Tuesday 13 February 2018
I first posted this piece on February 11 2016, and again on February 12 2017. Seriously, how do you think it’s turned out?
1 The day has finally arrived. Barnaby Joyce has become Deputy Prime Minister of Australia. Now we have a Prime Minister who firmly believes in a Republic, equality in marriage and the science of Climate Change and a deputy who does not. The intellectual gap between them is of sagacious proportion.
It is said of Barnaby that he is the best retail salesman in Australia. I would suggest the public sees him as a person of mockery. It’s not so much his ocker image. After all, Hawke and Keating had colourful turns of phrase. It’s the depth of comprehension. The understanding of things beyond politics.
It seems incredible that a man who was one of the principle instigators in 2009 of the downfall of the then opposition leader can now be his deputy. It also seems implausible that a Senator who has crossed the floor to vote against his party on 19 occasions can now lead it.
Remember what Joyce said about mining Antarctica in 2006? He went there for a month and came back spruiking the beauty of it. “The vastness of nature itself,” he said.
We staked a claim to a large part of it and signed an agreement not to mine it. Then he suggested on the ABC that we should.
“We can really realise that [mining’s] the game … or we can stick our head in the snow.”
“Do I turn my head and allow another country to exploit my resource … or do I position myself in such a way as I’m going to exploit it myself before they get there,” said Barnaby.
In the same year Barnaby opposed the new wonder drug Gardasil for the treatment of cervical cancer. The drug is now common place and is administered to boys and girls in their first year of high school.
“The psychological implications or the social implications.”
“There might be an overwhelming (public) backlash from people saying ‘don’t you dare put something out there that gives my 12-year-old daughter a license to be promiscuous.”
It gets worse. On Climate Change. When he was a Senator he said, despite all the science, that he had,
“Serious doubt about our ability to change the climate” and that “the climate change debate is an ongoing debate”
In 2010 he said he didn’t believe that global warming is as bad as everyone says.
“Why do I say that … not because I have the factual premise to debunk them on the science,” Barnaby explained.
“An indulgent and irrelevant debate because, even if climate changes turns out to exist one day, we will have absolutely no impact on it whatsoever”
It doesn’t finish there. When he was asked about being identified as a climate denier he answered.
On the subject of abortion he tends to lecture women. Whatever your view on the subject in Australia the topic is generally treated with caution by politicians.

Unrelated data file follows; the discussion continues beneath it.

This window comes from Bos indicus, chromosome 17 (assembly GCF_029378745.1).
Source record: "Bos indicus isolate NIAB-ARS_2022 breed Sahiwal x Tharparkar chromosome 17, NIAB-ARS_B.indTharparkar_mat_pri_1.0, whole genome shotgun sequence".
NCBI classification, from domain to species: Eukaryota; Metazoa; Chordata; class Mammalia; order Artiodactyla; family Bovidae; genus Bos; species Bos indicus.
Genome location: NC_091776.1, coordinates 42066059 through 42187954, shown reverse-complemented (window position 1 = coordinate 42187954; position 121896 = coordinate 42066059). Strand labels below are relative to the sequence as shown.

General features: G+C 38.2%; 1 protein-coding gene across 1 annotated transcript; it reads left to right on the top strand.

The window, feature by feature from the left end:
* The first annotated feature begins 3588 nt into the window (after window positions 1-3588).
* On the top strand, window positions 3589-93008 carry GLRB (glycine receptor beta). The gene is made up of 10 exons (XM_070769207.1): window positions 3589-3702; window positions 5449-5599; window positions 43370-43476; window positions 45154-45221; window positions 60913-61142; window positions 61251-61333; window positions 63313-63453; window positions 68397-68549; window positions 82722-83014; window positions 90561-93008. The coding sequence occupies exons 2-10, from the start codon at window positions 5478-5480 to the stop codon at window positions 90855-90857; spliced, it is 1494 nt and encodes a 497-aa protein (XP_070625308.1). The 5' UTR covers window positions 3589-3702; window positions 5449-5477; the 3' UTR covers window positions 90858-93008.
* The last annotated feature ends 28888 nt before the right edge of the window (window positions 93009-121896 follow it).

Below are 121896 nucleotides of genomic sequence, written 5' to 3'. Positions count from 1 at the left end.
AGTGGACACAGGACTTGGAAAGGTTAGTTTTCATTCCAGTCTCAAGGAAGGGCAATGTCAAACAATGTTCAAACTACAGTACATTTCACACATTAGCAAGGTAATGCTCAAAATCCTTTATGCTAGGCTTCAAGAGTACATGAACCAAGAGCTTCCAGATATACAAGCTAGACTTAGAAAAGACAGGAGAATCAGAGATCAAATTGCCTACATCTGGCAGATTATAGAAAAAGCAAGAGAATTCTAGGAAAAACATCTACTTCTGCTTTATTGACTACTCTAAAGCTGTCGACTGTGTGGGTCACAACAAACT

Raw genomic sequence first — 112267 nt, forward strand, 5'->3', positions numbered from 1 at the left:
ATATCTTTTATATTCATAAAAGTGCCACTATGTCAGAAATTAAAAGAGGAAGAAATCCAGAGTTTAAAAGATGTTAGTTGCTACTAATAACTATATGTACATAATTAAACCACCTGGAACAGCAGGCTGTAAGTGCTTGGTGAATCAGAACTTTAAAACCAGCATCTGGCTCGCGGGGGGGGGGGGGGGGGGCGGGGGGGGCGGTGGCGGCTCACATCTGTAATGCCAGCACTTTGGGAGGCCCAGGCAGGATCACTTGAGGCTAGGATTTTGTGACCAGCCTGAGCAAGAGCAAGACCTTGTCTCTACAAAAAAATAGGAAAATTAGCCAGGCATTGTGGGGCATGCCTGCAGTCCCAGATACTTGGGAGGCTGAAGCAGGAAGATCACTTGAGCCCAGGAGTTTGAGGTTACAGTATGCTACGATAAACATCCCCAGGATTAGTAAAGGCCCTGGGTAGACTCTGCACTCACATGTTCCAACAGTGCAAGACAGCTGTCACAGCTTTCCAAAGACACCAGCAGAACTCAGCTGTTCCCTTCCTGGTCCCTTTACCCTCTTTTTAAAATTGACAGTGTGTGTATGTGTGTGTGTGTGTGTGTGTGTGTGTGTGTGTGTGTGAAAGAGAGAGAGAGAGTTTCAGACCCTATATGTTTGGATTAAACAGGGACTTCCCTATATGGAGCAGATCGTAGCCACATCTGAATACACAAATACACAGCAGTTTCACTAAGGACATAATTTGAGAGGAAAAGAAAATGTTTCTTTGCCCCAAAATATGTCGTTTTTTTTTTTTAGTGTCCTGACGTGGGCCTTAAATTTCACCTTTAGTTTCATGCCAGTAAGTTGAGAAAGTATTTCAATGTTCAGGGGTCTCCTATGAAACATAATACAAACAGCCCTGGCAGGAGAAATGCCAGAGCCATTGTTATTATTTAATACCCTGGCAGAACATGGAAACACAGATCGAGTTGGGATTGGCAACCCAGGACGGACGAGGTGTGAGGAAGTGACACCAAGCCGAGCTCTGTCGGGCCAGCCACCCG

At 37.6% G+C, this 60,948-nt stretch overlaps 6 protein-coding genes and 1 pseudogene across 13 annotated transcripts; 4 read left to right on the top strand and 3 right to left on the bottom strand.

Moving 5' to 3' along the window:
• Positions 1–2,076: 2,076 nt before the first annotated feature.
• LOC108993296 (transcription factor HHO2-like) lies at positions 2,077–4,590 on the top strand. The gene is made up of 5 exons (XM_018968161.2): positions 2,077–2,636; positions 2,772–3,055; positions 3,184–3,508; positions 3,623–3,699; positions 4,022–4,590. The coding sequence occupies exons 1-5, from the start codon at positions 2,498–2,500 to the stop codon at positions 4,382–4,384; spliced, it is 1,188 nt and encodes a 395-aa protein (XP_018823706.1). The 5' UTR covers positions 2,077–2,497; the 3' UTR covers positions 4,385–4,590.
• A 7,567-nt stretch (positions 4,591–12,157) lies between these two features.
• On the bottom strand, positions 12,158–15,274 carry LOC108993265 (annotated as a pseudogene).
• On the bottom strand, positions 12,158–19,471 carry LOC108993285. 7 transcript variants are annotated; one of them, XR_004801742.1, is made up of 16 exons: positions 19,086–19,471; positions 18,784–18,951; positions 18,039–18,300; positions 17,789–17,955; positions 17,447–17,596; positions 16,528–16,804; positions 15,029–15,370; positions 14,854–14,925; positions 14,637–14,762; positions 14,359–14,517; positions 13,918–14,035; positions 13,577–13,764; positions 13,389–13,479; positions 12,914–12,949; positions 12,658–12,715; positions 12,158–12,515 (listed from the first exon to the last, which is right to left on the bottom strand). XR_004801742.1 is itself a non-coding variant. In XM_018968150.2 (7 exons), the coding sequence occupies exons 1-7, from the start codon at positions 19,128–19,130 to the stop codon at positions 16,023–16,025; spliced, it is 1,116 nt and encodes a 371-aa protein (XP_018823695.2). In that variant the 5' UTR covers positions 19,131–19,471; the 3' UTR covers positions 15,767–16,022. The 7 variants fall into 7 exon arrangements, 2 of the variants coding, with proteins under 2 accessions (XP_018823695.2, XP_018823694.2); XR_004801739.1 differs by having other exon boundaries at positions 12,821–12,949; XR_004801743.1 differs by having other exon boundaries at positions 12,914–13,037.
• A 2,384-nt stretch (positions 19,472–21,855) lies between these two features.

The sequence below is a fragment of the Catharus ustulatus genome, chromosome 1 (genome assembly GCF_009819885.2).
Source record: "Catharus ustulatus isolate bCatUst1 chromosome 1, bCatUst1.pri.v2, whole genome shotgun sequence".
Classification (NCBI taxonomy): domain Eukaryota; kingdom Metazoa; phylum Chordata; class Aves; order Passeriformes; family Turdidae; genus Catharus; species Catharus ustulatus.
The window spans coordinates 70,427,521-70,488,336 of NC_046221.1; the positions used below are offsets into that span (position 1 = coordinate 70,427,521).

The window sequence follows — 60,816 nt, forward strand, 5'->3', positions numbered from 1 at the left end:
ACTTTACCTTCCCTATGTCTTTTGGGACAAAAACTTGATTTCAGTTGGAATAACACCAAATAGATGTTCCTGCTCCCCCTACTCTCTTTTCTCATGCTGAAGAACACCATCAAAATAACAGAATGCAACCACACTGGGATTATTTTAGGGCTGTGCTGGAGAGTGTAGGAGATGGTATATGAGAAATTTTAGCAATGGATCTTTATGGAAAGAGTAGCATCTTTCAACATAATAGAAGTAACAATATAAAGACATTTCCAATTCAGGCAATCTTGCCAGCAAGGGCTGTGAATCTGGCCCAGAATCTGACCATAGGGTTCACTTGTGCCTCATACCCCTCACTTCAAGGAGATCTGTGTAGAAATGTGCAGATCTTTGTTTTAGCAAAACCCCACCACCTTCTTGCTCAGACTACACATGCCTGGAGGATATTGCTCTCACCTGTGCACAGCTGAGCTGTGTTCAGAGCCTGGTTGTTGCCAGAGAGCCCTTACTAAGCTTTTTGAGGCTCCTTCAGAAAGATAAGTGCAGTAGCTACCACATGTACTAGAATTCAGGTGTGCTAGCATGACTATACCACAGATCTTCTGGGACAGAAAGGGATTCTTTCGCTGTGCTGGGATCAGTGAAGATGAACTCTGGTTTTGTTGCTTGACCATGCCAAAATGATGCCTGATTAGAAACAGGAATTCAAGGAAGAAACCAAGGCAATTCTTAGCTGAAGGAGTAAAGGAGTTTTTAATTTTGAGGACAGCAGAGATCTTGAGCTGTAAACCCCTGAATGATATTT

In 2004 speaking to Mark Colvin he said. He’s …
“Pro-life, unashamedly pro-life” and that his “personal philosophy is anti-abortion” (link unavailable).
In 2005 he said that his greatest achievement would be to … “Stop abortion … The slavery debate of our time” and he was “philosophically opposed” to Medicare paying for abortions. He said that using the RU486 drug was like an act of murder.
Barnaby argued before the Community Affairs Legislation committee. The absurdity of this statement was pointed out at the time by Women’s Electoral Lobby ACT convener Rosyln Dundas who commented.
He also gloated about rolling the then opposition leader.
Leadership demands more than just a “retail” personality. It requires, in the sense of leading a country, a deep insightful world view. Anyone who has seen Joyce on a Q&A panel with guests who present an understanding of life in all its variances will acknowledge that he has not the capacity to appreciate life beyond politics.
He is like Abbott, caught in a world that the rest of us have left far behind. And so we have as Deputy PM the man who said a roast would cost $100 under Labor’s Carbon tax and who, when Finance Minister said Australia would default on its debt. The then Reserve bank Governor at the time said he was unfit for the job. We deserve better. To think he will be the acting Prime Minister of this country next week.
This is also worthy of a repeat
2 The news that Greg Hunt has received an award as ‘Best Minister in the World’ will be received with much scepticism by many Australians. Even hilarity. Mr Hunt told Fairfax Media he was “genuinely humbled” by the prize, but noted “this is really an award for Australia”.
The criteria for winning the award, according to the organisers, is that the minister should lead quality successful initiatives that serve the needs of citizens.
Any economist, environmentalist or climate scientist or journalist specialising in the subject would be aghast that a person who has done so much harm to environmental policy could be honoured with an award.
Politics in this country is rapidly turning to farce. First we make Philip Ruddock our Human Rights Envoy and now this!
Internationally, in environmental gatherings Hunt is referred to as the man for all seasons. He has long been admired for his ability to put the case for Direct Action without ever explaining exactly how it might work. Or how it might be paid for.
He gained a masters with honours in 1990 with a brilliantly argued thesis for a carbon tax to reduce carbon emissions. Then he did an about turn when Abbott gained power supporting Direct Action. It was then that he lost all credibility and has been ridiculed ever since.
There is an award at every climate summit called “The Fossil of the Day.” The award is given by the international Climate Action Network to the country which has done the most to block progress at the climate change negotiations.”
My thought for the day
“Be generous with your praise and considerate with your criticism.”